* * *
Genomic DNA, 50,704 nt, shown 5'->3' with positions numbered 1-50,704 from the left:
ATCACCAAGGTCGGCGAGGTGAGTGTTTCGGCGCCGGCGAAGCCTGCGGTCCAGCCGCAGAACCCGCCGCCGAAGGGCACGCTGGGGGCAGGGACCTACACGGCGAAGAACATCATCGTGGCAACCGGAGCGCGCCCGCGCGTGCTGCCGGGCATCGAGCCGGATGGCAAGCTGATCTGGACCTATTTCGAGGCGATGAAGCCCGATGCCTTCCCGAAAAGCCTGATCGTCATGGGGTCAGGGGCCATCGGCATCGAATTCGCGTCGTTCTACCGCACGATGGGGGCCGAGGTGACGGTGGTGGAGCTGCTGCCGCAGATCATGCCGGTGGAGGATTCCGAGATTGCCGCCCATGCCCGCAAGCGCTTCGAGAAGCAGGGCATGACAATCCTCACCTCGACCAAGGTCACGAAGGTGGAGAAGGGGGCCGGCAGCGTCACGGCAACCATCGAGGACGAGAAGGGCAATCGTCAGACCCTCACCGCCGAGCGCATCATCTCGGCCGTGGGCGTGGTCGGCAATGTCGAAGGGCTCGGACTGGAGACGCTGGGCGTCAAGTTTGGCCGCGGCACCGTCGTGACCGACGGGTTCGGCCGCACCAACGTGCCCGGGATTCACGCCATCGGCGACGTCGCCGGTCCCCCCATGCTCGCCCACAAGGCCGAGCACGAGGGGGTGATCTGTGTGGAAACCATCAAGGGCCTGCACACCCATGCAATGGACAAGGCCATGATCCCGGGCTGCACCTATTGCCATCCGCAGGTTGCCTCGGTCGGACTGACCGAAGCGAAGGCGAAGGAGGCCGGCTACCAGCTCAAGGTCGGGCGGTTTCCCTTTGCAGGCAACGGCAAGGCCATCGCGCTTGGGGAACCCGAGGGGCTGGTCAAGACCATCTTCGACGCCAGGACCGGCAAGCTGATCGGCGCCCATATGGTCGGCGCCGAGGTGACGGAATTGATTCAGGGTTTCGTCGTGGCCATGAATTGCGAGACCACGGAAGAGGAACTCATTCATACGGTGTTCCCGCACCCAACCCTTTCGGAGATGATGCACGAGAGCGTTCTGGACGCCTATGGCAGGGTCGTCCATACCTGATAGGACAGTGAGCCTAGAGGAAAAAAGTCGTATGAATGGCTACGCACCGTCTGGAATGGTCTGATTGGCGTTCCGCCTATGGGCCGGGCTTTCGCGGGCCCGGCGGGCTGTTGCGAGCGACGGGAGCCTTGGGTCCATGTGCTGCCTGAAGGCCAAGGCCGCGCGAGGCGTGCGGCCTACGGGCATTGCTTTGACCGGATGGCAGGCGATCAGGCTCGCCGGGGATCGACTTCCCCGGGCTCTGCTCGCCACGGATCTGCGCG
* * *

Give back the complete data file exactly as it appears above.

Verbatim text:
Genomic DNA, 50,704 nt, shown 5'->3' with positions numbered 1-50,704 from the left:
ATCACCAAGGTCGGCGAGGTGAGTGTTTCGGCGCCGGCGAAGCCTGCGGTCCAGCCGCAGAACCCGCCGCCGAAGGGCACGCTGGGGGCAGGGACCTACACGGCGAAGAACATCATCGTGGCAACCGGAGCGCGCCCGCGCGTGCTGCCGGGCATCGAGCCGGATGGCAAGCTGATCTGGACCTATTTCGAGGCGATGAAGCCCGATGCCTTCCCGAAAAGCCTGATCGTCATGGGGTCAGGGGCCATCGGCATCGAATTCGCGTCGTTCTACCGCACGATGGGGGCCGAGGTGACGGTGGTGGAGCTGCTGCCGCAGATCATGCCGGTGGAGGATTCCGAGATTGCCGCCCATGCCCGCAAGCGCTTCGAGAAGCAGGGCATGACAATCCTCACCTCGACCAAGGTCACGAAGGTGGAGAAGGGGGCCGGCAGCGTCACGGCAACCATCGAGGACGAGAAGGGCAATCGTCAGACCCTCACCGCCGAGCGCATCATCTCGGCCGTGGGCGTGGTCGGCAATGTCGAAGGGCTCGGACTGGAGACGCTGGGCGTCAAGTTTGGCCGCGGCACCGTCGTGACCGACGGGTTCGGCCGCACCAACGTGCCCGGGATTCACGCCATCGGCGACGTCGCCGGTCCCCCCATGCTCGCCCACAAGGCCGAGCACGAGGGGGTGATCTGTGTGGAAACCATCAAGGGCCTGCACACCCATGCAATGGACAAGGCCATGATCCCGGGCTGCACCTATTGCCATCCGCAGGTTGCCTCGGTCGGACTGACCGAAGCGAAGGCGAAGGAGGCCGGCTACCAGCTCAAGGTCGGGCGGTTTCCCTTTGCAGGCAACGGCAAGGCCATCGCGCTTGGGGAACCCGAGGGGCTGGTCAAGACCATCTTCGACGCCAGGACCGGCAAGCTGATCGGCGCCCATATGGTCGGCGCCGAGGTGACGGAATTGATTCAGGGTTTCGTCGTGGCCATGAATTGCGAGACCACGGAAGAGGAACTCATTCATACGGTGTTCCCGCACCCAACCCTTTCGGAGATGATGCACGAGAGCGTTCTGGACGCCTATGGCAGGGTCGTCCATACCTGATAGGACAGTGAGCCTAGAGGAAAAAAGTCGTATGAATGGCTACGCACCGTCTGGAATGGTCTGATTGGCGTTCCGCCTATGGGCCGGGCTTTCGCGGGCCCGGCGGGCTGTTGCGAGCGACGGGAGCCTTGGGTCCATGTGCTGCCTGAAGGCCAAGGCCGCGCGAGGCGTGCGGCCTACGGGCATTGCTTTGACCGGATGGCAGGCGATCAGGCTCGCCGGGGATCGACTTCCCCGGGCTCTGCTCGCCACGGATCTGCGCG